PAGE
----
“You can’t save them all, Doc.” Willie took the reins. He clicked his tongue and drove off, the wagon disappearing into the weightless veil of fog until only the hollow clop of the horse’s hooves could be heard. By this time tomorrow, the dead woman would be loaded into a contract box and buried among the sagebrush and sand dunes of Lime Kiln Point at a cost of $2.60 to the City and County of San Francisco.
Blue heard a few muffled popsâ€”fireworks, or more likely, gunshot, coming from the waterfront district. He was so hardened to the sound that he felt no alarm.
He rotated his aching shoulders, feeling knots and twinges of tension in every fiber of his body. His meddlesome friends and well-meaning family liked to remind him that he was a vigorous man in his prime, but he didn’t feel that way at all. Each patient tore off a little piece of his heart, yet he carried on. This was his entire life now. He didn’t know what else to do.
Long ago, he’d stopped questioning himself. It didn’t matter why he was compelled to go down to the seamy underbelly of the city, night after night, to find the sickest, most hopeless souls, to gather them in like a blighted harvest, to nurture and heal, or to comfort and then let go. It took a certain measure of arrogance to practice medicine with such doggedness, but it was more than arrogance that drove him. He was like a miner who kept sifting and searching through the detritus of humanity for a glint of redemption. No matter how many people he rescued, dozens or hundreds or more, all his heroics would never make up for the one he’d failed to save.
He had spent the past ten years trying to reclaim that moment.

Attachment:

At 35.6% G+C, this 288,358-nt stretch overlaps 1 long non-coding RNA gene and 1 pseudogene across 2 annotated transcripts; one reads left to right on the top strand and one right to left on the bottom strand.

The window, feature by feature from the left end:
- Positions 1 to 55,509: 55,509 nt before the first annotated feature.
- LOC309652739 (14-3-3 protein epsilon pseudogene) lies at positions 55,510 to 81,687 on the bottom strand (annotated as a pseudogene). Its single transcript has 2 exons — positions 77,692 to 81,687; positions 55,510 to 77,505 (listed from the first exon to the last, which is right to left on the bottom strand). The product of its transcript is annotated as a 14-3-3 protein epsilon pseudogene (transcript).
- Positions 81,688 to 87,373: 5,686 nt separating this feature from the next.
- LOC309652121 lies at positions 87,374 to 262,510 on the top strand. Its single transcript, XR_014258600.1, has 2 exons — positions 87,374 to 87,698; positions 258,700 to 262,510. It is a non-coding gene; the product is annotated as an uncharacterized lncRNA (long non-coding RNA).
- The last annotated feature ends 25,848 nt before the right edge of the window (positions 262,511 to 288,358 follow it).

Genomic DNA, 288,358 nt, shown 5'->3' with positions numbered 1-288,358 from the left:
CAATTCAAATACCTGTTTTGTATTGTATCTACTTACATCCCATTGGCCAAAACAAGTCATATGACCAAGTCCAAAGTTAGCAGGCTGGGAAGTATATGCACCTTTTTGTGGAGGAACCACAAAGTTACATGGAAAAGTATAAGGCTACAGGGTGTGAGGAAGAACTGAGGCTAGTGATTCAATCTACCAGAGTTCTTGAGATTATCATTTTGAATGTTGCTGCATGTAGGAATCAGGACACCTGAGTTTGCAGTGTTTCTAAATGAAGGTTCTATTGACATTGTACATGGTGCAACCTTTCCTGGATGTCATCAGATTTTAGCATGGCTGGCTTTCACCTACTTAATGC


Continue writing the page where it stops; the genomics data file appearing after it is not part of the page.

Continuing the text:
The distant bong of the clock in Montgomery Square signaled five o’clock. It was as good a time as any to head home, catch a few hours’ sleep, then see his regular patients. The medical wing of the Mission Rescue League would be served during the day by his associates. The league was staffed by nuns and volunteers whose chief qualification was the only one that really matteredâ€”compassion.
He collected his heavy satchel, jammed on a hard felt Homburg hat that had seen better days and climbed into his one-horse phaeton, a sporting vehicle he favored for the speed of getting through the city streets. Few horses had the strength and stamina to climb the undulating hills of San Francisco, and people generally made use of the cable cars whose steel ropes connected the commercial area like thick webs.
Blue rarely used cable cars. His horses came from his family’s own breeding farm. He’d left behind a haunted childhood and grew up there, racing along the seaside cliffs on light-boned, muscular horses that quickly became famous throughout the region. Life had been unimaginably sweet there, at the ranch his parents called Cielito, so sweet it had left him ill-prepared for the harshness of the world.
He’d learned the easy lessons of life but not the hard ones. He used to believe life was made for joy and that love lasted forever. He joined the Union Army, and he actually believed at the outset that he fought for a just cause. Only later did he discover that even justice had its horrors. And the war was not even the worst thing that had happened to him.
He drove through the damp miasma rolling in off the bay. His route took him past filthy-looking hells with signs advertising Steam Beer, Five Cents. He passed the occasional reeling drunk, busy hod carrier, scurrying woman or furtive child fleeing with stolen goods.